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At-A-Glance Film Reviews

The Big Lebowski (1998)



Reviews and Comments

The Big Lebowski, one of the Coen brothers' most lunatic films -- which says a lot -- is a difficult film to quantify. Admittedly, there are moments of utter hilarity; if you appreciate the Coen brothers' dark, punchline-less humor, you'll find this film very funny. Others will be left scratching their heads in wonder. The film is also a remarkably original portrait of life in the early 1990s, which, in light of the movie's off the wall weirdness, somehow rings true. The key line is in the opening narration: Jeff Lebowski, better known as "The Dude," is man noteworthy not because he's a hero but because he epitomizes his time. That he most certainly does, and I marveled at how well the Coen brothers understand the 1990s mindset.

I'm a particular Coen brothers fan, and I found many funny moments -- but not enough, and there wasn't much else I enjoyed. The pleasures of The Big Lebowski, unlike any of their previous efforts, are mostly vicarious. I can see many reasons why they should be proud of this film. But the accomplishment is too personal -- what, pray tell, is there for me to enjoy directly?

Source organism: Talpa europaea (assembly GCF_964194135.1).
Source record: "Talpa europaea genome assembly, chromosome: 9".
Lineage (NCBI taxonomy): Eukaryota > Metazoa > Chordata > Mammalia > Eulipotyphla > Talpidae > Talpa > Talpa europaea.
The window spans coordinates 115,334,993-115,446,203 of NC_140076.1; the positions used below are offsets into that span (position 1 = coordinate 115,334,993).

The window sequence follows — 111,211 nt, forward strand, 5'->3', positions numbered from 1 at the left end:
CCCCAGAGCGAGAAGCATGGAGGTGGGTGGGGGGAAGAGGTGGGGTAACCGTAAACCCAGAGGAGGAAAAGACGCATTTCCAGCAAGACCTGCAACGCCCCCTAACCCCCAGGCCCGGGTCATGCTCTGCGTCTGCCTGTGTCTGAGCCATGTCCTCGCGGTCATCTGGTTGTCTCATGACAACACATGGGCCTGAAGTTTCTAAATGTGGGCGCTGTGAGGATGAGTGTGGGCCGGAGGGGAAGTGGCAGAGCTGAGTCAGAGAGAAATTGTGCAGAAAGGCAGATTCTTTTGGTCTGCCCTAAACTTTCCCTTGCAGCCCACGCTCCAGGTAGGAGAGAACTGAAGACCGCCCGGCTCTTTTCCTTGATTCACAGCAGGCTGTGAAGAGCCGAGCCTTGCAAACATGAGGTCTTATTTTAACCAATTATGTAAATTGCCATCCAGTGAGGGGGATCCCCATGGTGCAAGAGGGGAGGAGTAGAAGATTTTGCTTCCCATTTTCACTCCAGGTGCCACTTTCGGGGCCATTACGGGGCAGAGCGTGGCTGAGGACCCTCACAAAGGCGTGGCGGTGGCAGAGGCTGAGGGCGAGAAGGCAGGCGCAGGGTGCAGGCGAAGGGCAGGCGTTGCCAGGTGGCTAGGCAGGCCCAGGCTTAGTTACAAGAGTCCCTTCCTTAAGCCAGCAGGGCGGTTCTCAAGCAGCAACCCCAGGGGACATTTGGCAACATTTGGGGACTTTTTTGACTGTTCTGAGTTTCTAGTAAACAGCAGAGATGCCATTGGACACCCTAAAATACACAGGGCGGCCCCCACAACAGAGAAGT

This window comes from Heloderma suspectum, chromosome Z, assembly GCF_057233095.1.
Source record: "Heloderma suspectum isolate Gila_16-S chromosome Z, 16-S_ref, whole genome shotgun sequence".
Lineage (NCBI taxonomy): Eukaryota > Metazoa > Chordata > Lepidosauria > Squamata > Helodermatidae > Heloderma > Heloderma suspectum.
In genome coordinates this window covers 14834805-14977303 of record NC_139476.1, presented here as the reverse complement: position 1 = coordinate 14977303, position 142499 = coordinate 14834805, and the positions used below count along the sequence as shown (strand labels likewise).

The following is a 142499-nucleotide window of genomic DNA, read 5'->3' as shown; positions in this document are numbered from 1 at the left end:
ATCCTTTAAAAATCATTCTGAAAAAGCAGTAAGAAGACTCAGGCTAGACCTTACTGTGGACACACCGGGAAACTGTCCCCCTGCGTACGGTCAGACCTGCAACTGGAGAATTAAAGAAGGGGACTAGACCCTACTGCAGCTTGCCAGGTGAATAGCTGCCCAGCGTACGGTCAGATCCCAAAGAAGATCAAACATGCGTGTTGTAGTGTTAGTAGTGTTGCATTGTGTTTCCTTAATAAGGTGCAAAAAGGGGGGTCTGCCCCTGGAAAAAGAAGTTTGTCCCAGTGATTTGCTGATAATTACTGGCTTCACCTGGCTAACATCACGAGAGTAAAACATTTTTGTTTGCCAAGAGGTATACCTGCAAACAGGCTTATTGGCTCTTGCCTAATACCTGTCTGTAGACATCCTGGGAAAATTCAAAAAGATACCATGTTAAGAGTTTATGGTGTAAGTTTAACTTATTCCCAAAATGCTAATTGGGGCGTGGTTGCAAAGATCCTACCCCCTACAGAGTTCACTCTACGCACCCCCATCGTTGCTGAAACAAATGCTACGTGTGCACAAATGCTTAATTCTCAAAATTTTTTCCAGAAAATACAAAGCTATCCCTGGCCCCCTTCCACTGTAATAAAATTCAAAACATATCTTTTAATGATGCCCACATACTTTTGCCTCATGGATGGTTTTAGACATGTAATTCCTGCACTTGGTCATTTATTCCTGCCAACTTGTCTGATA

Other than the moments of black humor, not much. The film suffers, I think, because it is too weird. The weirdness in The Hudsucker Proxy and Barton Fink, for example, had purpose. The film also suffers because it doesn't have any questions or conclusions about what its keen perception brings to light. It observes much but says little. I'm inclined to give the Coen brothers the benefit of the doubt and suppose this was intentional -- it would mesh well with the themes it presents -- but intentional or not, this made the film unsatisfying for me.

I should also note the relentless profanity in this movie. I see its artistic purpose -- it's all part of the culture the Coen brothers recreate and ridicule. But without more purpose to the film's agenda, it didn't justify this enough for me to want to sit through it again.